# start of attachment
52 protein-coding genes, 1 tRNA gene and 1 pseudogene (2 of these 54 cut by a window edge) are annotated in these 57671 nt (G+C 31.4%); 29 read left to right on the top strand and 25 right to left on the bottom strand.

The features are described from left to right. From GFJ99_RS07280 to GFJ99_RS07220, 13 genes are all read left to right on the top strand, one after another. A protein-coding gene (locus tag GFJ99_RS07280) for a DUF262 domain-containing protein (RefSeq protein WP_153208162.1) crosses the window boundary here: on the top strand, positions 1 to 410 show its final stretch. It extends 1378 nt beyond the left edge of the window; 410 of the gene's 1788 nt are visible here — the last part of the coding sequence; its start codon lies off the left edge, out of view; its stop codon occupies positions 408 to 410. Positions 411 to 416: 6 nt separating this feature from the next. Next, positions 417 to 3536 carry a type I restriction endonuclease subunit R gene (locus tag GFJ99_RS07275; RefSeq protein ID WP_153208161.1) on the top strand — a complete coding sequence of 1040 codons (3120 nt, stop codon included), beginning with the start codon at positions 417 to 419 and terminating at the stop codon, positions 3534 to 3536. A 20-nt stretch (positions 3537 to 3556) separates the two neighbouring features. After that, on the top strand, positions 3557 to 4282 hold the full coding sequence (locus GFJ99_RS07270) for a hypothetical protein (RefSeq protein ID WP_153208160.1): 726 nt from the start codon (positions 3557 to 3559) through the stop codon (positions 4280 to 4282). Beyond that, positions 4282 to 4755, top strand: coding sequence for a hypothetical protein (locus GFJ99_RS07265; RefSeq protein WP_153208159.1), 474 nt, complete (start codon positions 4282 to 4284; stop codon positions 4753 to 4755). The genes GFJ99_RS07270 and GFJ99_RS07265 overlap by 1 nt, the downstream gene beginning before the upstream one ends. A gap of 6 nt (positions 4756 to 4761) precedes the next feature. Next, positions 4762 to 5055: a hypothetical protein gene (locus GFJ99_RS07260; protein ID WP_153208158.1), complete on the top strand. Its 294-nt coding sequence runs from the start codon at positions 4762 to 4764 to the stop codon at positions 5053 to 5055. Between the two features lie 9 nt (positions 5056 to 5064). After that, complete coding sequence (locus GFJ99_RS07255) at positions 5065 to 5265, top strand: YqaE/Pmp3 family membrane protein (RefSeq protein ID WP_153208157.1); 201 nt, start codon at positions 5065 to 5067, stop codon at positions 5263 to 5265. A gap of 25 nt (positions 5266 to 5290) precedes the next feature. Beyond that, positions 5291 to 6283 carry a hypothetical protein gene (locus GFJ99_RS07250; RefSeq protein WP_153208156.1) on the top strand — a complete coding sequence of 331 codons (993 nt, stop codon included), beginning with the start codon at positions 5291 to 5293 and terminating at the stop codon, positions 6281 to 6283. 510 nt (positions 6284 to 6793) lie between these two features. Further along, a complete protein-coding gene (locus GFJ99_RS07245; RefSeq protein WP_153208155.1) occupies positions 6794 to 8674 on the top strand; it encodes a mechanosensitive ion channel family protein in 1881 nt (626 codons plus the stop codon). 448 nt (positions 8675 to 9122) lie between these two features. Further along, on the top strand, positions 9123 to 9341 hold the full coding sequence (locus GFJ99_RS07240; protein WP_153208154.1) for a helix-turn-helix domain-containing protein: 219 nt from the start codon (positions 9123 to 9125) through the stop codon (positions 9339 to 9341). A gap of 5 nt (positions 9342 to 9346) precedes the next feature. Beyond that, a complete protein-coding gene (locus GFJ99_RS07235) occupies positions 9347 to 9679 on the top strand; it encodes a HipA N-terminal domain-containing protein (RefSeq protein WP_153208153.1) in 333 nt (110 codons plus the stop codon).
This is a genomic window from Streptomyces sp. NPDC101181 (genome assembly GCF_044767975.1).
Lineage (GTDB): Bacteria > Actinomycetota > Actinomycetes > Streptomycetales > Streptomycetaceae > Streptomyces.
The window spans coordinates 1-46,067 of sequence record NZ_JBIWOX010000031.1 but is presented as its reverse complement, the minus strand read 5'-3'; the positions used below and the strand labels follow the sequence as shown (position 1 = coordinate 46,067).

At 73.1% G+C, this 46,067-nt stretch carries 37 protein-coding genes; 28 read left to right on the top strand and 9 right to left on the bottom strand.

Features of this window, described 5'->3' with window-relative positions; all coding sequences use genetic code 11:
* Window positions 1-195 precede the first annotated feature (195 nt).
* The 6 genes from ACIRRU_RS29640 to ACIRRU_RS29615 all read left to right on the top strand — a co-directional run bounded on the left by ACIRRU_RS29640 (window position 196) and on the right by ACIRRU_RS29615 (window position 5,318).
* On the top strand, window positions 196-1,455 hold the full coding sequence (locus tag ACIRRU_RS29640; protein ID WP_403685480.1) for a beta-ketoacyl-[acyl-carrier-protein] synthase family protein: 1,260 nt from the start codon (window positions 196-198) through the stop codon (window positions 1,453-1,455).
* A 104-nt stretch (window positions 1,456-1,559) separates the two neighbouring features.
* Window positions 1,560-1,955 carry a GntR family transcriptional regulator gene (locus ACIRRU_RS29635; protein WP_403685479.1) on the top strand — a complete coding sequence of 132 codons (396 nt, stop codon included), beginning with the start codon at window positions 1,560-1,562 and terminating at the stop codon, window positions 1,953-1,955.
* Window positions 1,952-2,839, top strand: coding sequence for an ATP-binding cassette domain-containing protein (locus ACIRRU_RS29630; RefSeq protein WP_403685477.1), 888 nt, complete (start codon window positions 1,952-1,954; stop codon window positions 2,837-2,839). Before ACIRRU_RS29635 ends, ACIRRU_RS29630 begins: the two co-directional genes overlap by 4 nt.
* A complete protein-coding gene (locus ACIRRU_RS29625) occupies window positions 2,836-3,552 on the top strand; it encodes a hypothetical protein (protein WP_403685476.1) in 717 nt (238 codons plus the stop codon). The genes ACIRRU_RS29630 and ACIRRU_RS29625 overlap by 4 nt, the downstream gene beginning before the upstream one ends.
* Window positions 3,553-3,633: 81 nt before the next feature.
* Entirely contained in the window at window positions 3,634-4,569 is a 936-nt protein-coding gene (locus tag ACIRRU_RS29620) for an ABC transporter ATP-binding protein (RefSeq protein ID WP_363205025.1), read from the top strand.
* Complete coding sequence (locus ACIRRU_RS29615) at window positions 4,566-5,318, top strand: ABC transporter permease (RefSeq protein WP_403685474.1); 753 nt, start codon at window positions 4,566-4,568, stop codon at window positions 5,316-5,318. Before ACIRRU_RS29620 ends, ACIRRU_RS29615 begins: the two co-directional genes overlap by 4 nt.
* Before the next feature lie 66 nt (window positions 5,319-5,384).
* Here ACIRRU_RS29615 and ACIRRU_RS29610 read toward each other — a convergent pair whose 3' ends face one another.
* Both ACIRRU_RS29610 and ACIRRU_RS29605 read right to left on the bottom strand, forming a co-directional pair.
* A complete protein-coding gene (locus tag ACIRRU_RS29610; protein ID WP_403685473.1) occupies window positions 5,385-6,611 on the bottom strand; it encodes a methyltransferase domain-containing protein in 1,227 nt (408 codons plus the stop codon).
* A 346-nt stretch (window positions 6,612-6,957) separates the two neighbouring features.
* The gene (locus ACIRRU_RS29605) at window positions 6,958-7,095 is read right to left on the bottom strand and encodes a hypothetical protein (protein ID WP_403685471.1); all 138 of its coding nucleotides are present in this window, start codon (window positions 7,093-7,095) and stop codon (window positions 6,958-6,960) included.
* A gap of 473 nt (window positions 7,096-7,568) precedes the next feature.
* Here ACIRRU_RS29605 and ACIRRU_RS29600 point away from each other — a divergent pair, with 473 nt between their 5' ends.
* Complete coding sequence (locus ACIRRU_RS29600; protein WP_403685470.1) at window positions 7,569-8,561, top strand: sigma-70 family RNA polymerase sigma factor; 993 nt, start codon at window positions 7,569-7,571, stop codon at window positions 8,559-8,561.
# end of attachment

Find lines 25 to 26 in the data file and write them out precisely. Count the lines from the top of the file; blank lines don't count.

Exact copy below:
* Here ACIRRU_RS29605 and ACIRRU_RS29600 point away from each other — a divergent pair, with 473 nt between their 5' ends.
* Complete coding sequence (locus ACIRRU_RS29600; protein WP_403685470.1) at window positions 7,569-8,561, top strand: sigma-70 family RNA polymerase sigma factor; 993 nt, start codon at window positions 7,569-7,571, stop codon at window positions 8,559-8,561.